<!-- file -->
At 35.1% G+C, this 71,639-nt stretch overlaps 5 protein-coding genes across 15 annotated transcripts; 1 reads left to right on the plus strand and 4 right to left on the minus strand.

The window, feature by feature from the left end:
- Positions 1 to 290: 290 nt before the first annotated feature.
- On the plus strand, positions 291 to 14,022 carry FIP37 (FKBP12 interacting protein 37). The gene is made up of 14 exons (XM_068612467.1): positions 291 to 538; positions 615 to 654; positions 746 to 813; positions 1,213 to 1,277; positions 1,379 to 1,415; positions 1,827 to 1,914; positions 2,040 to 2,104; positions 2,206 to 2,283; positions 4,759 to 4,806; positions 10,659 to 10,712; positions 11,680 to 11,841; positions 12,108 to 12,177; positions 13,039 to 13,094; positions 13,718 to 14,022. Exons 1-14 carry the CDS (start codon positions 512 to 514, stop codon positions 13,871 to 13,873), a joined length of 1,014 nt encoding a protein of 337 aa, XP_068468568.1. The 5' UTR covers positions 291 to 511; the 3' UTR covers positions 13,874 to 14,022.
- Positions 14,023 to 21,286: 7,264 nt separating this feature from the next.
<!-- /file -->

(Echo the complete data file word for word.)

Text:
At 35.1% G+C, this 71,639-nt stretch overlaps 5 protein-coding genes across 15 annotated transcripts; 1 reads left to right on the plus strand and 4 right to left on the minus strand.

The window, feature by feature from the left end:
- Positions 1 to 290: 290 nt before the first annotated feature.
- On the plus strand, positions 291 to 14,022 carry FIP37 (FKBP12 interacting protein 37). The gene is made up of 14 exons (XM_068612467.1): positions 291 to 538; positions 615 to 654; positions 746 to 813; positions 1,213 to 1,277; positions 1,379 to 1,415; positions 1,827 to 1,914; positions 2,040 to 2,104; positions 2,206 to 2,283; positions 4,759 to 4,806; positions 10,659 to 10,712; positions 11,680 to 11,841; positions 12,108 to 12,177; positions 13,039 to 13,094; positions 13,718 to 14,022. Exons 1-14 carry the CDS (start codon positions 512 to 514, stop codon positions 13,871 to 13,873), a joined length of 1,014 nt encoding a protein of 337 aa, XP_068468568.1. The 5' UTR covers positions 291 to 511; the 3' UTR covers positions 13,874 to 14,022.
- Positions 14,023 to 21,286: 7,264 nt separating this feature from the next.